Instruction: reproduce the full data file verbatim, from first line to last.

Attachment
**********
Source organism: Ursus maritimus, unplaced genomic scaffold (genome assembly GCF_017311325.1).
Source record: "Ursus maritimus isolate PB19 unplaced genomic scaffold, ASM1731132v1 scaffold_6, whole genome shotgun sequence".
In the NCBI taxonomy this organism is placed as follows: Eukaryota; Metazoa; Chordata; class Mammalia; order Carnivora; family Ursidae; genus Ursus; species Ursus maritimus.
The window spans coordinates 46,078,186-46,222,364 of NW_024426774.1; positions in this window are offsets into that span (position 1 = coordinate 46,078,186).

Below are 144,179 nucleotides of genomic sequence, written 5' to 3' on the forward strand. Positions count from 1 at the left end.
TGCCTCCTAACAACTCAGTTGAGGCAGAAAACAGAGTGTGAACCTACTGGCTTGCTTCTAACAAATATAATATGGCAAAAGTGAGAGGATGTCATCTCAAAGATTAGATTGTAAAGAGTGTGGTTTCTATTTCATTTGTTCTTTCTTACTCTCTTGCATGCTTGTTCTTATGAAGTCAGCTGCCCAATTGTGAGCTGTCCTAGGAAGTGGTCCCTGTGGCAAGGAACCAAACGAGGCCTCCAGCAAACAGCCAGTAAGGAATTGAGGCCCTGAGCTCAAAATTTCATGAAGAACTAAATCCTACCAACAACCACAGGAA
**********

Source organism: Ursus maritimus, unplaced genomic scaffold (genome assembly GCF_017311325.1).
Source record: "Ursus maritimus isolate PB19 unplaced genomic scaffold, ASM1731132v1 scaffold_6, whole genome shotgun sequence".
In the NCBI taxonomy this organism is placed as follows: Eukaryota; Metazoa; Chordata; class Mammalia; order Carnivora; family Ursidae; genus Ursus; species Ursus maritimus.
The window spans coordinates 46,078,186-46,222,364 of NW_024426774.1; positions in this window are offsets into that span (position 1 = coordinate 46,078,186).

Below are 144,179 nucleotides of genomic sequence, written 5' to 3' on the forward strand. Positions count from 1 at the left end.
TGCCTCCTAACAACTCAGTTGAGGCAGAAAACAGAGTGTGAACCTACTGGCTTGCTTCTAACAAATATAATATGGCAAAAGTGAGAGGATGTCATCTCAAAGATTAGATTGTAAAGAGTGTGGTTTCTATTTCATTTGTTCTTTCTTACTCTCTTGCATGCTTGTTCTTATGAAGTCAGCTGCCCAATTGTGAGCTGTCCTAGGAAGTGGTCCCTGTGGCAAGGAACCAAACGAGGCCTCCAGCAAACAGCCAGTAAGGAATTGAGGCCCTGAGCTCAAAATTTCATGAAGAACTAAATCCTACCAACAACCACAGGAA